The District of Columbia has become the latest government moving to force an Internet tax on its citizens. In the Fiscal Year 2012 budget (D.C. Bill 19-203), the D.C. City Council inserted a measure which would force out-of-state retailers to collect the District’s sales tax from consumers. This legislation would greatly undermine the physical nexus standard set forth in Quill v. North Dakota.

The District of Columbia’s Main Street Tax Fairness Act is anything but fair. By forcing out-of-state companies to collect and remit taxes in a locale in which they have no physical presence, this is a purely unconstitutional act. 

There are some rather vague provisions in this bill as well. One part calls for a small-seller exemption. Who exactly this exempts is unclear and unspecified. Another portion calls for a “reasonable compensation” for out-of-state retailers for the collection and remittance of the new taxes on their business. Once again, note the use of the vague word “reasonable.” These provisions leave many loopholes that can be easily manipulated.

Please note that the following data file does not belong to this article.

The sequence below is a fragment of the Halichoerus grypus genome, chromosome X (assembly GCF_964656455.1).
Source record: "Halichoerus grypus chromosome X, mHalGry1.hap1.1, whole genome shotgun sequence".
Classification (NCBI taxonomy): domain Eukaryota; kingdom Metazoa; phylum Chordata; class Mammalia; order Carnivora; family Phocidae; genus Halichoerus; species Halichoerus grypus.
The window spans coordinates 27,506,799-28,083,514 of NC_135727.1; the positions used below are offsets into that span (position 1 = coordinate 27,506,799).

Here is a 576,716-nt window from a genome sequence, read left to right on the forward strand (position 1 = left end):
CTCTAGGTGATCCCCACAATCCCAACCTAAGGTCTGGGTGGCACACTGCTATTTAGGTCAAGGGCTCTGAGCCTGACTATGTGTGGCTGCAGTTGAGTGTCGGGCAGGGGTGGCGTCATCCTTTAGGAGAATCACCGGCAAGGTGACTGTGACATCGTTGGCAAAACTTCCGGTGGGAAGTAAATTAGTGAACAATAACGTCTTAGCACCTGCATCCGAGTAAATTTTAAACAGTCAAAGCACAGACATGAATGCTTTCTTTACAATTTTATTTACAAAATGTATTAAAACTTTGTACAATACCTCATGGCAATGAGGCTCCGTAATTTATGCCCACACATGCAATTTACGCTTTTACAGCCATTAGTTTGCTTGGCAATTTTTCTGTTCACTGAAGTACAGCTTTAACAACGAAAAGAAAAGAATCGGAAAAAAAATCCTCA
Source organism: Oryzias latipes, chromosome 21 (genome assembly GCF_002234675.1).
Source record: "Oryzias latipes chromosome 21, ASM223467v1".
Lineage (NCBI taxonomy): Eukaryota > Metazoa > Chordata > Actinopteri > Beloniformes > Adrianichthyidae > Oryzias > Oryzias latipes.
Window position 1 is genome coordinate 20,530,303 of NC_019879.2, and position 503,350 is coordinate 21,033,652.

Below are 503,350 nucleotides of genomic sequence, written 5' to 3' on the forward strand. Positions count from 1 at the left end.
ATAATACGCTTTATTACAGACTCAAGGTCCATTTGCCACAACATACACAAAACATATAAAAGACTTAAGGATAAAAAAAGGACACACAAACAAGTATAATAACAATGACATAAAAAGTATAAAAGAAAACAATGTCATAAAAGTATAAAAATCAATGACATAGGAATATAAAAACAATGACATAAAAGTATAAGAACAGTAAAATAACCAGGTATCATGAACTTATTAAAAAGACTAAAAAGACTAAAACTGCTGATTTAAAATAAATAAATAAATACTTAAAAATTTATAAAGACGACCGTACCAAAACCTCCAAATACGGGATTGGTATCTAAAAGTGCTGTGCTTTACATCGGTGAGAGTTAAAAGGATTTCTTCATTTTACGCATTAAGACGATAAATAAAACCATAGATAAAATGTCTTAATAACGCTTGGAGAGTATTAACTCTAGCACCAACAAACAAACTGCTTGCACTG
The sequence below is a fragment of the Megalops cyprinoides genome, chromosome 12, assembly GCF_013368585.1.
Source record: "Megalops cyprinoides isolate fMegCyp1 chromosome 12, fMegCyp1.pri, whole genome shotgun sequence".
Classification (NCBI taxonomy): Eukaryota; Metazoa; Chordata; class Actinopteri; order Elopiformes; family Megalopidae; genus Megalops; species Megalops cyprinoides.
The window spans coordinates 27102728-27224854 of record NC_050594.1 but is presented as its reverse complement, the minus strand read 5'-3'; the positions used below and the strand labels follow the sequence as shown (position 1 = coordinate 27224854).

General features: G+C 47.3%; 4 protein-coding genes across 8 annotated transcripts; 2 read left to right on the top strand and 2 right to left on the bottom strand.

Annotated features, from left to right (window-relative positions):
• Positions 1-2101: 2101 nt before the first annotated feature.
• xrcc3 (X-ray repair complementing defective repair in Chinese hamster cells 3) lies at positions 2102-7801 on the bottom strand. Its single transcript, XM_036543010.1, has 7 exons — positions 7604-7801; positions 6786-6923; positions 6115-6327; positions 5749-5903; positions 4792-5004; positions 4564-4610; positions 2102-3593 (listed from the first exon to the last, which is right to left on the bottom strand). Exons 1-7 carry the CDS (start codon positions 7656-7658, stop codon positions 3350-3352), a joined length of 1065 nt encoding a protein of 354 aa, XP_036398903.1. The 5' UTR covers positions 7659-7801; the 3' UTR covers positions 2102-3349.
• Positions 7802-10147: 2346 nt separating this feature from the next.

While Congress technically has power over the District’s budget, they have rarely used this power to reject or amend tax provisions. It is important that Congress use this plenary authority to show their disapproval of this act. D.C. needs true tax simplification – not tax increases – and the new Internet tax does not achieve this.